I’ve been in an abusive relationship for… well, more years than I’ve really been counting, especially since it took a while to see it for what it really was. Abusive relationships are like that. You find lots of ways to justify them, explain them away, make excuses for why they make sense and why you deserve precisely what you’ve been getting.

It’s sick and twisted, and deep down somewhere, you know that, but it’s hard to muster up the full-on realization it takes to walk away.

I’ve known this girl for a long, long time, and our friendship seemed awesome, at first. She inspired me to do some amazing things and had my back during some ridiculous escapades. She was the first person to laugh with me when I found something funny and the first to hand me a tissue when something broke my heart. She knew me better than anyone else, hands down, and she still does.

But she’s also a stone cold bitch to me an awful lot of the time.

And I’m finally beginning to realize that’s just not cool.

 

The Way We Were

In the beginning, I liked her because she challenged me. She was always spurring me to be better, smarter, kinder, stronger, to reach for more and accomplish more, to not go easy on myself. I loved that about her. I loved that she called me on my B.S. and wouldn’t let me listen to my own excuses.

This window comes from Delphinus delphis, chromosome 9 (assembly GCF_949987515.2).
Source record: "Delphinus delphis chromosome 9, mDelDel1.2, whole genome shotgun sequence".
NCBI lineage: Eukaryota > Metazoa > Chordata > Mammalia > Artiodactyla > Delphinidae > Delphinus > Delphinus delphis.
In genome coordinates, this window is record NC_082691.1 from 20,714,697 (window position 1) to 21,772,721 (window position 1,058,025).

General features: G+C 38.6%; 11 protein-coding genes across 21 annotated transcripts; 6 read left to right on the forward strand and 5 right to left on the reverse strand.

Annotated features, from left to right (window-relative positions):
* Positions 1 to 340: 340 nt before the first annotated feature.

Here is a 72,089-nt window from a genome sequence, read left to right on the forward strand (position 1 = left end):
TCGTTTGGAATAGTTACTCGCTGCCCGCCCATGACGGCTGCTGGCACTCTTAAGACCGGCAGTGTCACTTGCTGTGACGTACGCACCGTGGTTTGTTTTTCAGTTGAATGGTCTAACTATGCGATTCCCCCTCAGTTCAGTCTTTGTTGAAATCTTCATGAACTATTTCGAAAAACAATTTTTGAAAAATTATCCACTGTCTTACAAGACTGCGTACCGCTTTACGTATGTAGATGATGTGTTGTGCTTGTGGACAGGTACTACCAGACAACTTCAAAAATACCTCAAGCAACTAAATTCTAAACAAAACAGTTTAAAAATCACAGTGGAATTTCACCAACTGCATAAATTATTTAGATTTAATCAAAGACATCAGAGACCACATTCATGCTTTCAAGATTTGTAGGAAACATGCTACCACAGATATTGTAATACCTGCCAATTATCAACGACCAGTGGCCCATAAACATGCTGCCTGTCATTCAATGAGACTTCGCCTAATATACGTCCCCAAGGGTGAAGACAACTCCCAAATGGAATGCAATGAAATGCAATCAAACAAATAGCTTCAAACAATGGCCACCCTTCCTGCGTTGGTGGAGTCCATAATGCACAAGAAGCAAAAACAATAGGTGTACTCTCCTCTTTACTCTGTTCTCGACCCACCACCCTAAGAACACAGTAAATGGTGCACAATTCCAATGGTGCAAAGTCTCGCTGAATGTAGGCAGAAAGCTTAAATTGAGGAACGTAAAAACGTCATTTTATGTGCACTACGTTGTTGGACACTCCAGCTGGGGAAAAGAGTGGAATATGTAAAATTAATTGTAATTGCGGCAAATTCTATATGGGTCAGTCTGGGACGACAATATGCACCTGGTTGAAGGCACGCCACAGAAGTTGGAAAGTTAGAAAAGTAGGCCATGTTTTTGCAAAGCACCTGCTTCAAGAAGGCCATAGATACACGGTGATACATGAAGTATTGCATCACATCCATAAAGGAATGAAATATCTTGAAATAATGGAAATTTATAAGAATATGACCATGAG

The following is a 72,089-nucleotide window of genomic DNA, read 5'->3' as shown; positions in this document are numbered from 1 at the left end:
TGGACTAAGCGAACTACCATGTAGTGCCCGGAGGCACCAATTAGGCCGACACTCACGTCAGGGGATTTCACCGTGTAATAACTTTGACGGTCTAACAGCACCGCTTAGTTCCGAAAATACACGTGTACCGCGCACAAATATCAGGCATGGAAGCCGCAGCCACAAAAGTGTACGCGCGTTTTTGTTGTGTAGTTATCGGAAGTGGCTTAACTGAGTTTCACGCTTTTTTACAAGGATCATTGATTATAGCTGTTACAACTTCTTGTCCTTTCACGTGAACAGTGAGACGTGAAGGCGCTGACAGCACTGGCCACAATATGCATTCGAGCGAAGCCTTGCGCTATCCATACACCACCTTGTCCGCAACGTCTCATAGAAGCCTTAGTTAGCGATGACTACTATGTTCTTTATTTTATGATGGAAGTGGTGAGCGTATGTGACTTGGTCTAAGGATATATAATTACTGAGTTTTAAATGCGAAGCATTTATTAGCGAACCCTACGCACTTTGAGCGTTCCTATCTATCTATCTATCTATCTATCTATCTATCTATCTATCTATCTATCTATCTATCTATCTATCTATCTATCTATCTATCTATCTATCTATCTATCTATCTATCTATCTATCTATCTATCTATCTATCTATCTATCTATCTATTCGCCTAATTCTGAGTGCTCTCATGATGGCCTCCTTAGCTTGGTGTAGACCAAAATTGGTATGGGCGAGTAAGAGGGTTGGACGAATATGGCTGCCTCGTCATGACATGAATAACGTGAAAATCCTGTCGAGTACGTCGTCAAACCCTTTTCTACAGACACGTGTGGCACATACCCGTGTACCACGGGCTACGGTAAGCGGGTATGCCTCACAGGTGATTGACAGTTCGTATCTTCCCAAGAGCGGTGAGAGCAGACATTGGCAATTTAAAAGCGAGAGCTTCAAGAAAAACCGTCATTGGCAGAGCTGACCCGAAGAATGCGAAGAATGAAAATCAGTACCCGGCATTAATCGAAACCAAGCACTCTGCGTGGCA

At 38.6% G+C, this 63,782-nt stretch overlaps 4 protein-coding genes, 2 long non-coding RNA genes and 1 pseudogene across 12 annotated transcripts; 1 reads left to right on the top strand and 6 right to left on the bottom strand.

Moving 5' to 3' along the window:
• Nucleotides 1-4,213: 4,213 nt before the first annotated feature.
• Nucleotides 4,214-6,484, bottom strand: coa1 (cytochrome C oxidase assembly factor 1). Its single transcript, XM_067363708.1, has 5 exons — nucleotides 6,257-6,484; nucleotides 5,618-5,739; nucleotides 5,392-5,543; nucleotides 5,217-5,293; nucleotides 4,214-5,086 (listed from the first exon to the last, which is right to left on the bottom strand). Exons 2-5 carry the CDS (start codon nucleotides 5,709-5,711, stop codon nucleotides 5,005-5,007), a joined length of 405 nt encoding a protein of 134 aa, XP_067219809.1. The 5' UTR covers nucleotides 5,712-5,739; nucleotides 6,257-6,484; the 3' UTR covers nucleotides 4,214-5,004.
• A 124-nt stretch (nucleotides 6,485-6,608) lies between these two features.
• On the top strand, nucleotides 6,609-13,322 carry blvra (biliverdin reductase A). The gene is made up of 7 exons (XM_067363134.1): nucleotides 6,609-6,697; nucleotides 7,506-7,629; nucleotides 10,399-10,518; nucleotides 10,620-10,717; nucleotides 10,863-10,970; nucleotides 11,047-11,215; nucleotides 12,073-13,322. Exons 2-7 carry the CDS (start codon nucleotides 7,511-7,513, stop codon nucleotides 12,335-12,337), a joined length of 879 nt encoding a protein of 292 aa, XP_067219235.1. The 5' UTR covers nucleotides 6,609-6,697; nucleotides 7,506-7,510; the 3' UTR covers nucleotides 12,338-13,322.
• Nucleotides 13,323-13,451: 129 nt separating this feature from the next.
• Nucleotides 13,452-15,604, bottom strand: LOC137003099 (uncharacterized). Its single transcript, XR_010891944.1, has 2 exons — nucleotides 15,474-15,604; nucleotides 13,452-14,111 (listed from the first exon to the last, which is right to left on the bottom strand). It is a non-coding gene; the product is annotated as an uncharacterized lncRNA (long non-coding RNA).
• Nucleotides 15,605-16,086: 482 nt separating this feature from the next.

I’m also a contrarian person. I like to prove people wrong. When people say I can’t do something, it makes me that much more driven to show them I can. I respond well to the boot camp style of coaching. And that’s what I thought she was offering me, at first: tough love. If it felt a little too tough at times… well, that must have meant I was being particularly soft that day and I needed the spurring more than ever.

Her challenges inspired me to start this blog, quit my day job and do plenty of other things I never would have dreamed of doing without her. She held me to my guns. She wouldn’t let me wuss out. She kept my nose to the grindstone. And it paid off.

 

Then Things Started Shifting

They were small things, at first.

An “Are you sure you want to do that?” when I stopped attending my masterminds because I found they were only making me unhealthily obsessed with keeping up with the entrepreneurial rat race.

A barely noticeable eyebrow raise when I said my only plans for the evening were to read a book and cuddle with the husband.

A quietly muttered comment about “commitment” when I announced I was no longer forcing myself to put in 60-hour workweeks.

She meant well, I reminded myself. Maybe she was feeling cranky that day, or maybe her tendency to want the best for me came out wrong that time. So I let it slide. I forgave and forgot and kept striving to live up to her expectations

But more and more, I began to realize that her expectations were no longer helping me. In fact, they were kind of tearing me to shreds. Something had changed in our relationship — in her — and her input was getting less and less “You can do better!” and more and more “That’s not good enough.”